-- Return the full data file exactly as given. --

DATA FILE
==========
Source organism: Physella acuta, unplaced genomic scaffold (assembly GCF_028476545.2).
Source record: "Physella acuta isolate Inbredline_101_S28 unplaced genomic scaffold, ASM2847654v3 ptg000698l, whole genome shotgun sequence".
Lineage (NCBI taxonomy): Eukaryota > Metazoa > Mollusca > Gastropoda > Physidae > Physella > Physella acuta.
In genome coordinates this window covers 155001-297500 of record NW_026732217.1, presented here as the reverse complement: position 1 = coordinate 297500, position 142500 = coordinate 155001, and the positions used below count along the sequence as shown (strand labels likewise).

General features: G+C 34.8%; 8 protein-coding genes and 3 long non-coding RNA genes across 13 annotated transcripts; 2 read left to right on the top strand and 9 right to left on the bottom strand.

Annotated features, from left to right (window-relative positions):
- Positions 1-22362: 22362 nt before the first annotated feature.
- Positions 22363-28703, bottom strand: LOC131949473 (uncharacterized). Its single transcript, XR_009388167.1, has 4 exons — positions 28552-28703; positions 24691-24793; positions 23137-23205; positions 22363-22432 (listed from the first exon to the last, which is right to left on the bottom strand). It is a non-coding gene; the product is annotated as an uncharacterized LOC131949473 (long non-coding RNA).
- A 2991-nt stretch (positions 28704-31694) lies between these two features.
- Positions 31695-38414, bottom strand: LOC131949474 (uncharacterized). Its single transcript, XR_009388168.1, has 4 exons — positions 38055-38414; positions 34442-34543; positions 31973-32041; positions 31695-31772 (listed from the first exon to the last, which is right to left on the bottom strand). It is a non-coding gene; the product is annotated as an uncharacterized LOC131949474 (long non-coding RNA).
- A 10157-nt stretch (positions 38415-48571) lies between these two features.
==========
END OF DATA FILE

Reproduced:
Source organism: Physella acuta, unplaced genomic scaffold (assembly GCF_028476545.2).
Source record: "Physella acuta isolate Inbredline_101_S28 unplaced genomic scaffold, ASM2847654v3 ptg000698l, whole genome shotgun sequence".
Lineage (NCBI taxonomy): Eukaryota > Metazoa > Mollusca > Gastropoda > Physidae > Physella > Physella acuta.
In genome coordinates this window covers 155001-297500 of record NW_026732217.1, presented here as the reverse complement: position 1 = coordinate 297500, position 142500 = coordinate 155001, and the positions used below count along the sequence as shown (strand labels likewise).

General features: G+C 34.8%; 8 protein-coding genes and 3 long non-coding RNA genes across 13 annotated transcripts; 2 read left to right on the top strand and 9 right to left on the bottom strand.

Annotated features, from left to right (window-relative positions):
- Positions 1-22362: 22362 nt before the first annotated feature.
- Positions 22363-28703, bottom strand: LOC131949473 (uncharacterized). Its single transcript, XR_009388167.1, has 4 exons — positions 28552-28703; positions 24691-24793; positions 23137-23205; positions 22363-22432 (listed from the first exon to the last, which is right to left on the bottom strand). It is a non-coding gene; the product is annotated as an uncharacterized LOC131949473 (long non-coding RNA).
- A 2991-nt stretch (positions 28704-31694) lies between these two features.
- Positions 31695-38414, bottom strand: LOC131949474 (uncharacterized). Its single transcript, XR_009388168.1, has 4 exons — positions 38055-38414; positions 34442-34543; positions 31973-32041; positions 31695-31772 (listed from the first exon to the last, which is right to left on the bottom strand). It is a non-coding gene; the product is annotated as an uncharacterized LOC131949474 (long non-coding RNA).
- A 10157-nt stretch (positions 38415-48571) lies between these two features.